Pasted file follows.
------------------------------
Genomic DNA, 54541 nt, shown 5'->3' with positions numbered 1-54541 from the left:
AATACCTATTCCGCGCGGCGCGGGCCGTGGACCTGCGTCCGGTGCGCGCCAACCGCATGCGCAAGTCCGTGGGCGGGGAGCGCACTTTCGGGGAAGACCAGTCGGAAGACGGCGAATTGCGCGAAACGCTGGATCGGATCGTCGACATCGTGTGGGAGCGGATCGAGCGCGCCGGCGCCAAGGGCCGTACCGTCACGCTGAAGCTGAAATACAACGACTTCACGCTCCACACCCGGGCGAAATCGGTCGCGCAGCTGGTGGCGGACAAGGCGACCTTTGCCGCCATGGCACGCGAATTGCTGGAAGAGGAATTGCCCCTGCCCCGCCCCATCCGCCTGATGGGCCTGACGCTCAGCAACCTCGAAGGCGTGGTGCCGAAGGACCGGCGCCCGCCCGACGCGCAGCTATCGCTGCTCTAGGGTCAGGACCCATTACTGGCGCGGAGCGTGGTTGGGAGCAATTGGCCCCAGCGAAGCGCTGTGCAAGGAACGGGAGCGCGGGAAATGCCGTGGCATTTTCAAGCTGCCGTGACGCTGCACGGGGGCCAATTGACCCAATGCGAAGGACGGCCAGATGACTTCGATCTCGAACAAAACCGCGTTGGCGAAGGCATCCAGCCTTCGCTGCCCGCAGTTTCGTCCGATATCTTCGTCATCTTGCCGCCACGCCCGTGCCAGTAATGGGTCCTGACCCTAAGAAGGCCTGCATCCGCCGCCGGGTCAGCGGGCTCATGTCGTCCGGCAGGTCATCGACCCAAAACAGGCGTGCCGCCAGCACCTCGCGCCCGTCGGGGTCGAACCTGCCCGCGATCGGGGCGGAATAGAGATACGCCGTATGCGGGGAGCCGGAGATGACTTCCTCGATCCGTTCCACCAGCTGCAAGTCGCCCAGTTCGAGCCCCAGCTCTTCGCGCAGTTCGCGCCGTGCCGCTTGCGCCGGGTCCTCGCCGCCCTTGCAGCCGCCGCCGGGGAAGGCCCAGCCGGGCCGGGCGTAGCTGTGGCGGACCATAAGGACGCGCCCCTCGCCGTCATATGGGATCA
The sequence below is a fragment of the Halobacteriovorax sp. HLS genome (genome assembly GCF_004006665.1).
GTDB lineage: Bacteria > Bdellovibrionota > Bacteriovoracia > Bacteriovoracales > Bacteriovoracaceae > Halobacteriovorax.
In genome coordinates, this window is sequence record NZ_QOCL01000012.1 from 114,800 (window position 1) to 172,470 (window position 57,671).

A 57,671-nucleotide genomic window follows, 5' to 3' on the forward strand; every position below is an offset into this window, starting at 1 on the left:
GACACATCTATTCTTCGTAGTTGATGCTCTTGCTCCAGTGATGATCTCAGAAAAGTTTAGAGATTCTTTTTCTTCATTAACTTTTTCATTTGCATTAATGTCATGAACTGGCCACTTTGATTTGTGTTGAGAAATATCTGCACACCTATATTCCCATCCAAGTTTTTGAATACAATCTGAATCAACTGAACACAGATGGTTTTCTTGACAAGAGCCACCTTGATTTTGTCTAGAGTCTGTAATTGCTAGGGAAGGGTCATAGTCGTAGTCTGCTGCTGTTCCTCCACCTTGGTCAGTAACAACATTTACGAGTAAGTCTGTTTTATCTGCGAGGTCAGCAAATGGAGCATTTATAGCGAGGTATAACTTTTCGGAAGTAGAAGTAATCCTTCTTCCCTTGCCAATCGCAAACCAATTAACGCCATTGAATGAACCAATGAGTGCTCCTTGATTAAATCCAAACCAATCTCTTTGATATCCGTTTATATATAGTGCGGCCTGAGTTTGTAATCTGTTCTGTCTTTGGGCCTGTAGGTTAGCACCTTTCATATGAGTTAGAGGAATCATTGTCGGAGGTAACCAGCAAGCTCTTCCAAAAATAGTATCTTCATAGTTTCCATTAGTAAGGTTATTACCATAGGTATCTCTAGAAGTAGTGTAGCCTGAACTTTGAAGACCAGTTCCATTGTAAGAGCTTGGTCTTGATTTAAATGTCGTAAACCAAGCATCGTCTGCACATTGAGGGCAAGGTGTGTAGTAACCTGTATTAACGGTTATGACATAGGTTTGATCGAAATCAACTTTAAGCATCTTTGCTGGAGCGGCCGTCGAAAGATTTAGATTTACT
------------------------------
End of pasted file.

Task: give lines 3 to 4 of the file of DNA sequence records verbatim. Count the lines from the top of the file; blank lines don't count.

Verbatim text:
The sequence below is a fragment of the Halobacteriovorax sp. HLS genome (genome assembly GCF_004006665.1).
GTDB lineage: Bacteria > Bdellovibrionota > Bacteriovoracia > Bacteriovoracales > Bacteriovoracaceae > Halobacteriovorax.